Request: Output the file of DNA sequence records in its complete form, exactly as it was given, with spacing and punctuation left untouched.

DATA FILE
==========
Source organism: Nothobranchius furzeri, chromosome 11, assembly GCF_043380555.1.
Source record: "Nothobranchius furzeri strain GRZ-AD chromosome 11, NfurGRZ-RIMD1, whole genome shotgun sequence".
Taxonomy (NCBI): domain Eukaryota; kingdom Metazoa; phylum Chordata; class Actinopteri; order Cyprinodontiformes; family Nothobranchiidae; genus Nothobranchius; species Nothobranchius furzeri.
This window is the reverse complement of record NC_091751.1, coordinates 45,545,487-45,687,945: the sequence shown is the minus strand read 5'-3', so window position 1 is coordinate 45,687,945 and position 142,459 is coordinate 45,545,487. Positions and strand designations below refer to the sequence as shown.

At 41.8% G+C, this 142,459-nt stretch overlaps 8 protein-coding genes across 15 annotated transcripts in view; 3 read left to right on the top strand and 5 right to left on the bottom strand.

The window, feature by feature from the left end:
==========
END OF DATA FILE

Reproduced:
Source organism: Nothobranchius furzeri, chromosome 11, assembly GCF_043380555.1.
Source record: "Nothobranchius furzeri strain GRZ-AD chromosome 11, NfurGRZ-RIMD1, whole genome shotgun sequence".
Taxonomy (NCBI): domain Eukaryota; kingdom Metazoa; phylum Chordata; class Actinopteri; order Cyprinodontiformes; family Nothobranchiidae; genus Nothobranchius; species Nothobranchius furzeri.
This window is the reverse complement of record NC_091751.1, coordinates 45,545,487-45,687,945: the sequence shown is the minus strand read 5'-3', so window position 1 is coordinate 45,687,945 and position 142,459 is coordinate 45,545,487. Positions and strand designations below refer to the sequence as shown.

At 41.8% G+C, this 142,459-nt stretch overlaps 8 protein-coding genes across 15 annotated transcripts in view; 3 read left to right on the top strand and 5 right to left on the bottom strand.

The window, feature by feature from the left end: